# Taylor series derivative

nameVoid
Is it correct to take the derivative of a taylor series the same as you would for a power series ie:
$$sinx=\sum_{n=0}^{\infty}(-1)^n\frac{x^{2n+1}}{(2n+1)!}$$
$$\frac{d}{dx}(sinx)=cosx=\sum_{n=1}^{\infty}(-1)^n(2n+1)\frac{x^{2n}}{(2n+1)!}$$
it seems as if it wouldnt be
$$cosx=\sum_{n=0}^{\infty}(-1)^n\frac{x^{2n}}{(2n)!}$$

## The Attempt at a Solution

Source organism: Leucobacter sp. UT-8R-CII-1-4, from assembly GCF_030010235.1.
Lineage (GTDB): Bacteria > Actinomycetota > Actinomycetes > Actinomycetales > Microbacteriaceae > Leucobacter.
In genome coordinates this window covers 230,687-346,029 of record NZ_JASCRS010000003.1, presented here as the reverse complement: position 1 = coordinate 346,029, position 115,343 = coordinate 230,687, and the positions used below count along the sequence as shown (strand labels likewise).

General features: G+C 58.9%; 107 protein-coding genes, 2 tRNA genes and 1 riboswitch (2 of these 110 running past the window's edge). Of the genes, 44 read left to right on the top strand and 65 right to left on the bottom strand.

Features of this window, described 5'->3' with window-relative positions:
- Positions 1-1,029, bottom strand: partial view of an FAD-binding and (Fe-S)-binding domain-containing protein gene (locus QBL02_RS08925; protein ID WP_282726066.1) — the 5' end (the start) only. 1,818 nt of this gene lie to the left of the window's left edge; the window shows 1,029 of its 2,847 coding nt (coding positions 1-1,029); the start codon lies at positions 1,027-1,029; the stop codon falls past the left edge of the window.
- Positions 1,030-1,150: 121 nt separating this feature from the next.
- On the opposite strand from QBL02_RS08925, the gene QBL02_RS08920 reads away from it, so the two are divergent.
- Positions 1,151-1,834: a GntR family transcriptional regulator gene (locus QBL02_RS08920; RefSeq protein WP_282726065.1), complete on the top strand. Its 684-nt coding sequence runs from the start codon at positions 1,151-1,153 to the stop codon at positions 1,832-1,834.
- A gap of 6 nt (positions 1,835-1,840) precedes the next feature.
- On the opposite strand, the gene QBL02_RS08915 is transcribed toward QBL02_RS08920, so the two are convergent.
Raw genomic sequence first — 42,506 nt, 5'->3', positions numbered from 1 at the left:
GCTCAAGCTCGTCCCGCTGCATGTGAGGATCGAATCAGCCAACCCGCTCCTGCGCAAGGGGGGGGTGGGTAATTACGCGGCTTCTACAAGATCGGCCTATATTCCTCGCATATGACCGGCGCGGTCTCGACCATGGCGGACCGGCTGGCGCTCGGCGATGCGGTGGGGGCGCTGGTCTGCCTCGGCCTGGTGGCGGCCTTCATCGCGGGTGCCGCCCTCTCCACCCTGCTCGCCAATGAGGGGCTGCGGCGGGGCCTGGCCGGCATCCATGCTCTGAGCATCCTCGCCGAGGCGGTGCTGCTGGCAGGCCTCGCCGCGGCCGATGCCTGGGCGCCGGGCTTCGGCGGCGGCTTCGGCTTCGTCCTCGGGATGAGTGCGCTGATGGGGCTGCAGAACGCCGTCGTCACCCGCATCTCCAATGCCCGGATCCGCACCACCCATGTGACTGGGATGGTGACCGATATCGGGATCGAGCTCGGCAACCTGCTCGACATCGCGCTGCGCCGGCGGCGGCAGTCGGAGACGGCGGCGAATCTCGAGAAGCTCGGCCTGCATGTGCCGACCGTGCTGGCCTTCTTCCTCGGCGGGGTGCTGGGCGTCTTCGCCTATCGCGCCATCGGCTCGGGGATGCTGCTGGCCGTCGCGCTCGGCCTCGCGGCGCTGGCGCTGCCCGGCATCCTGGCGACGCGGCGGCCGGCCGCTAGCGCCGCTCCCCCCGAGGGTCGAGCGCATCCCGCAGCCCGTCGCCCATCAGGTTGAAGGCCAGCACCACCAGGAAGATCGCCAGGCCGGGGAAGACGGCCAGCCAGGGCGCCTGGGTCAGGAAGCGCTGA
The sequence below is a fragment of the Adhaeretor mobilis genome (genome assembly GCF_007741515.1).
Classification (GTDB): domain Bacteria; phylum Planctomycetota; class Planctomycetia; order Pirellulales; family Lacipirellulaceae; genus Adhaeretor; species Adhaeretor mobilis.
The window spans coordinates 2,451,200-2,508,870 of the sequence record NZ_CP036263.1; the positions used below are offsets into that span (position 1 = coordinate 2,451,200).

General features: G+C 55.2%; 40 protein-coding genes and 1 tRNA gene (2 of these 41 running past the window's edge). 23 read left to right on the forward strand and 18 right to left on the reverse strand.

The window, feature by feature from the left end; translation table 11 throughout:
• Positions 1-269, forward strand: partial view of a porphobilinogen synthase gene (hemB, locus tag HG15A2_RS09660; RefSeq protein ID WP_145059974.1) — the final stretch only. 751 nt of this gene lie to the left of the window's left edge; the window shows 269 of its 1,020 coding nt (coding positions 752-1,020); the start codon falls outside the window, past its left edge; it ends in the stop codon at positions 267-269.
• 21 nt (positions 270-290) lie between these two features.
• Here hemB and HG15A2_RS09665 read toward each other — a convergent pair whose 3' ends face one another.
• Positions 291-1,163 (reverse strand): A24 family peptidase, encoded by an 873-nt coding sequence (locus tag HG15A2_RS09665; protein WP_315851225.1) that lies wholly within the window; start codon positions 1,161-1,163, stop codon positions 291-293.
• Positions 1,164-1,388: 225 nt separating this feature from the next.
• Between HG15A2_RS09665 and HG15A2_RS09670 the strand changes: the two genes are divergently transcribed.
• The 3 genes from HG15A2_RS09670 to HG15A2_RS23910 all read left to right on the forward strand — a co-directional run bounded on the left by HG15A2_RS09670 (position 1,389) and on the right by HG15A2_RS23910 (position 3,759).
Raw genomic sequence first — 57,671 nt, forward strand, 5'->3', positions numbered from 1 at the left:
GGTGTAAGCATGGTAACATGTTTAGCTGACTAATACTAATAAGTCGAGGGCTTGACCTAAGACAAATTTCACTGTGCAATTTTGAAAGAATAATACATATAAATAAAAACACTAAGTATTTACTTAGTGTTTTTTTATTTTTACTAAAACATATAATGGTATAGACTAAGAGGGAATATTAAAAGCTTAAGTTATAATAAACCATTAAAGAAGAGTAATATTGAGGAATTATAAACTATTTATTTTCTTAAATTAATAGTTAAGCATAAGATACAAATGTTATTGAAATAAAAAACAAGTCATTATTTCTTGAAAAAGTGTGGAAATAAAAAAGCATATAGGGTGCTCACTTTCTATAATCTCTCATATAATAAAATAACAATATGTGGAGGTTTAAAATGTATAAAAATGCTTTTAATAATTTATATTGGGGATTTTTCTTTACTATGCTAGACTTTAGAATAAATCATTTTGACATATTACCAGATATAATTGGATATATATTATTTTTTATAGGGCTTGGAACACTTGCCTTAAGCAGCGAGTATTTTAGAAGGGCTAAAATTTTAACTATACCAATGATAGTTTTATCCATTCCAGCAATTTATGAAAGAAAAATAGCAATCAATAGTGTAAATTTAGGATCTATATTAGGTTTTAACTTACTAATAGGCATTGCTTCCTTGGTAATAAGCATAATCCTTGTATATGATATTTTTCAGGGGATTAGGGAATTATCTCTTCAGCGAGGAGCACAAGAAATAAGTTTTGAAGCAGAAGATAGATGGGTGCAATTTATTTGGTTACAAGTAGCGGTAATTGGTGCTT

Homework Helper
have a look at your limits of summation

g_edgar
Also, is this true?

$$\frac{(2n+1)}{(2n+1)!} = \frac{1}{(2n)!}$$

for example

$$\frac{7}{7!} = \frac{1}{6!}$$

Fightfish
Yup, that is true, you can prove it easily by factoring out (2n+1) from (2n+1)!